The US Air Force (USAAF) and MIT will launch an Artificial Intelligence incubator for the development of technologies that optimize different processes of everyday life.
Artificial Intelligence (AI) is the set of technologies aimed at creating systems, supported by ICTs, with the ability to feel, understand and act in a similar way to the human brain.
If we relate this type of technology to the army it usually causes some rejection, but the reality is that public bodies and technology entities are increasingly aware with the ethical use of technologies.
The U.S. Air Forces have pledged not to use AI for the development and creation of autonomous weapons. Both organizations have signed an agreement with MIT to develop technological projects with the aim of “doing the common good” such as humanitarian work or the simplification of daily tasks.
The secretary of the USAAF, Heather Wilsonstated at the MIT Technology Review that AI would be a key component of your Science and Technology strategy. This technological potential applied in the army is a great effort to optimize and rethink the capabilities of the American army.
The army’s investment in AI
Today, the Air Forces finance a multitude of research and development projects with more than 10,000 different entities, carrying out an investment of 2,240 million euros per year in basic and early stage research, and others 22,400 million euros in R&D of applied technologies.
The U.S. Department of Defense already has an MIT research center that joins this new project. With this new incubator, the relationship between the two organizations is expanded, whereby it is estimated that the USAAF will contribute 13.4 million euros per year for topics related to research, as well as a total of 11 members of the organization, who will work hand in hand with MIT professors and students.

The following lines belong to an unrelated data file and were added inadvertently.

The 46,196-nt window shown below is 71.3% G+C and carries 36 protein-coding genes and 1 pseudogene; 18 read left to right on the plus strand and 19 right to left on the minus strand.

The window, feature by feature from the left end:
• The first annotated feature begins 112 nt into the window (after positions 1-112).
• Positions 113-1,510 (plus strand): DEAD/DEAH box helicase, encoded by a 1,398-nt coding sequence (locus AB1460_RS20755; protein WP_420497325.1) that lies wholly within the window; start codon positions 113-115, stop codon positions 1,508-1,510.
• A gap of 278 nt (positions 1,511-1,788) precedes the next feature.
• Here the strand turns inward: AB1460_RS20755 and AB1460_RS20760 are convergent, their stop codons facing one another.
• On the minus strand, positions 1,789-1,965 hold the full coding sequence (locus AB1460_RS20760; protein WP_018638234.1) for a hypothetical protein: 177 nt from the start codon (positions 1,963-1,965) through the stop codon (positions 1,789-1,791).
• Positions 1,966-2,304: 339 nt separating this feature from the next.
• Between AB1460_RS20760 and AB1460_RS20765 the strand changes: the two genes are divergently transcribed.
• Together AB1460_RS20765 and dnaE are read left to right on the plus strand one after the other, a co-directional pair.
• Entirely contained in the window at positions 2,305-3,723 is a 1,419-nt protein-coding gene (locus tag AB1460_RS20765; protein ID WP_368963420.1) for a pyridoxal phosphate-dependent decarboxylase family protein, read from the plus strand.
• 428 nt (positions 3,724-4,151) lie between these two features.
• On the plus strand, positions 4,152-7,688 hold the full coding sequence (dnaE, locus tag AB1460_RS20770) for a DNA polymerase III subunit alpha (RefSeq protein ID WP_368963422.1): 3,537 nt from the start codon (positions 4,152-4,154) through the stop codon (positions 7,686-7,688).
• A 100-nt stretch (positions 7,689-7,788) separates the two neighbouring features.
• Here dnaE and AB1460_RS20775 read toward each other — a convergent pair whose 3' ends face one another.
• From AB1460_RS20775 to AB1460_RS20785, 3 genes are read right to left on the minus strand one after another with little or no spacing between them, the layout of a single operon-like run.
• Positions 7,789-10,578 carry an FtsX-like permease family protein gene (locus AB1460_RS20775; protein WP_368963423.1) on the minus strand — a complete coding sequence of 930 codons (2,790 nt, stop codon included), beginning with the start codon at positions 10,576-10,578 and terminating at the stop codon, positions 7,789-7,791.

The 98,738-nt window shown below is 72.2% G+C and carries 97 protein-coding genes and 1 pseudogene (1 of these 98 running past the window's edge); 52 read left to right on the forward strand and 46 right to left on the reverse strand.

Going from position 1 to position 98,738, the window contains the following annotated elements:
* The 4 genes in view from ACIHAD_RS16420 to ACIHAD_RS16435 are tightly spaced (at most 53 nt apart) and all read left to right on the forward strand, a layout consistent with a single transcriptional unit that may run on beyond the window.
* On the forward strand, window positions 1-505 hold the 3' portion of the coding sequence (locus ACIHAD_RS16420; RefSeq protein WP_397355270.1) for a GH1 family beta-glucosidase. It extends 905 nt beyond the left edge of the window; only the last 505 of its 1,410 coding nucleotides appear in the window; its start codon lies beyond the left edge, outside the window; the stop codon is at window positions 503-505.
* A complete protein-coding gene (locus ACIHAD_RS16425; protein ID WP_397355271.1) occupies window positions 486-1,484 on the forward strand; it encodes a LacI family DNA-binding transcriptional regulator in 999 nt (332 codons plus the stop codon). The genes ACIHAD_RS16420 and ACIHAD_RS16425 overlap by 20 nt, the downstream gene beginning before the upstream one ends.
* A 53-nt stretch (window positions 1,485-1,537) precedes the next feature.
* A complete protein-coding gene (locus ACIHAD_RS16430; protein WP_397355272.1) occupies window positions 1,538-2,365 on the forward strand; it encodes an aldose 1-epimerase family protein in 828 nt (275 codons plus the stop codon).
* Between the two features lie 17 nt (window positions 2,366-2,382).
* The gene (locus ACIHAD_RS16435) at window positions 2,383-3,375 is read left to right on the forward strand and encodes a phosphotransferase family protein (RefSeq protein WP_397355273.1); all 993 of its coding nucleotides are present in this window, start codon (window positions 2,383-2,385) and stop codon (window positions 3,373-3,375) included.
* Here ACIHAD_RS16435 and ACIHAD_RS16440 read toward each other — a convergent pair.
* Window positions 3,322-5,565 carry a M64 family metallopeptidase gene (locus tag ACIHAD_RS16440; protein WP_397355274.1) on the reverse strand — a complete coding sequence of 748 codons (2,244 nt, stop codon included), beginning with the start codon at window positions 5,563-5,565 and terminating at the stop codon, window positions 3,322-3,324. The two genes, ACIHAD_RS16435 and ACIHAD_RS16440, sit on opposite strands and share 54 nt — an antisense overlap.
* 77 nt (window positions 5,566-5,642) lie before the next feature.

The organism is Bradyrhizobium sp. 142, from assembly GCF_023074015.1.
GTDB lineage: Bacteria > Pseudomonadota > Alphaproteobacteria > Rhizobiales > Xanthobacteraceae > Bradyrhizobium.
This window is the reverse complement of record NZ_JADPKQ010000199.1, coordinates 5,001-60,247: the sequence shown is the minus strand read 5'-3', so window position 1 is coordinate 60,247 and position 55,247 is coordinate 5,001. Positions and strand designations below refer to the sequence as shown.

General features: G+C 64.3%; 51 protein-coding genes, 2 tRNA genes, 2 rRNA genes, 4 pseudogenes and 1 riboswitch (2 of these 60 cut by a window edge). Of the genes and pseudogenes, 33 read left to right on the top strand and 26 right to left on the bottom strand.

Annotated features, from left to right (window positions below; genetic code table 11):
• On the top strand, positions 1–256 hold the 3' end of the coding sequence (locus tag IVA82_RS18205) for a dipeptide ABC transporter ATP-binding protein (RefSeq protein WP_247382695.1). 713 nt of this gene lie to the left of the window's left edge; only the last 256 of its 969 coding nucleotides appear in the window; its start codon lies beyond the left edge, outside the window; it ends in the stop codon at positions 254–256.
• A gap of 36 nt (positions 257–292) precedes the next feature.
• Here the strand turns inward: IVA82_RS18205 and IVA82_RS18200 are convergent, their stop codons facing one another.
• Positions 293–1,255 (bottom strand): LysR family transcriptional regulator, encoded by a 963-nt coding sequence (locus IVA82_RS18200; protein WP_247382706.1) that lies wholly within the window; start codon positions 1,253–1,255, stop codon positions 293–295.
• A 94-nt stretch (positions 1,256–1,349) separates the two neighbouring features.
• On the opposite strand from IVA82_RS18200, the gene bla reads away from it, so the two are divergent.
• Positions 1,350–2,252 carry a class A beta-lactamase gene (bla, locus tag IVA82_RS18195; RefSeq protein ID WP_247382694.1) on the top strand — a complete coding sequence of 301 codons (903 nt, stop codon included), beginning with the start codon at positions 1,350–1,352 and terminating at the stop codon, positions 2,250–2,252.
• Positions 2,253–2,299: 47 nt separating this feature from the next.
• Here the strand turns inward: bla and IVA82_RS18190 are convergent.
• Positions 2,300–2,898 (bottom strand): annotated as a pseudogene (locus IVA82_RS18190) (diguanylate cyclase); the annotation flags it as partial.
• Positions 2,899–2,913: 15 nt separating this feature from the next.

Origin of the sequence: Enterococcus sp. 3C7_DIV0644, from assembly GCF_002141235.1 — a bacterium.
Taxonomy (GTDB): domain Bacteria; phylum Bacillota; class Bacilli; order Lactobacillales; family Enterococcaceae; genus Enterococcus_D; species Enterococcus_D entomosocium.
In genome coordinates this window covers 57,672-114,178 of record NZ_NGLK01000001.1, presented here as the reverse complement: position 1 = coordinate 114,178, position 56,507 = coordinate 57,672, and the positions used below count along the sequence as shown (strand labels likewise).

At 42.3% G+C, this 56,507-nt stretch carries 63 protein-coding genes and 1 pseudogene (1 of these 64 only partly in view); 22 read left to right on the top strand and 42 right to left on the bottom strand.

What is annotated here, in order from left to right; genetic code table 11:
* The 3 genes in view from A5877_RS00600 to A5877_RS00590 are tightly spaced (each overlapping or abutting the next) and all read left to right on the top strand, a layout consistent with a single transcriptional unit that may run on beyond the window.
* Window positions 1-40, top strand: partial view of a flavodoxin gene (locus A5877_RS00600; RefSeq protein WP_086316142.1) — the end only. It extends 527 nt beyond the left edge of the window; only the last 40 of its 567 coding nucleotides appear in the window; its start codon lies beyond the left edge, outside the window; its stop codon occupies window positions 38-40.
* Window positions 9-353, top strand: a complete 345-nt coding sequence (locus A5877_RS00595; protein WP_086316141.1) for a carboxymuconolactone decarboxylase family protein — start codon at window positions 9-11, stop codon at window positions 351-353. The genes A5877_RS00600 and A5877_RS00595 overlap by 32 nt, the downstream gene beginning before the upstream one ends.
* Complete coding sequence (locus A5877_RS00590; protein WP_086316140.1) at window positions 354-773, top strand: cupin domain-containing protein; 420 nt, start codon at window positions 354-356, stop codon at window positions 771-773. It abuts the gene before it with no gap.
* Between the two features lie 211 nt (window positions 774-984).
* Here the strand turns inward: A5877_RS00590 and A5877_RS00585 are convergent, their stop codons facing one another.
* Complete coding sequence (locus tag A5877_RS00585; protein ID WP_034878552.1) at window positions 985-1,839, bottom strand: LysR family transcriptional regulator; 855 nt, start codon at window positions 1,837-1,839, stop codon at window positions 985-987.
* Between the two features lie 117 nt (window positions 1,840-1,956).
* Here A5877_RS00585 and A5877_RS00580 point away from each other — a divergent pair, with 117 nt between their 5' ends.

According to MIT vice president Maria Zuber for MIT Technologies Review,”no one will be forced to collaborate.” Anyone who is concerned that this collaboration involves the development of destructive weapons technology should not be alarmed, as its vice-president has stressed that “MIT doesn’t do weapons research”.
Other attempts involved in controversy
The army’s past attempts to collaborate with the tech industry have sparked numerous controversies from society. This was the case of maven project, which aimed to use Cloud to identify objects in aerial images. This project sparked a certain tension, triggering Google not to renew its contract and that the technology giant published your own AI code of ethicswhich included a ban on study with weapons.
Last February, the Pentagon published a document that outlines its strategy, aimed at becoming world leaders at the military level in the application of Artificial Intelligence.
If you want to keep reading about Artificial Intelligence, don’t miss this post about how Aura, Telefónica’s Artificial Intelligence, thinks.
SOURCE: MIT Technology Review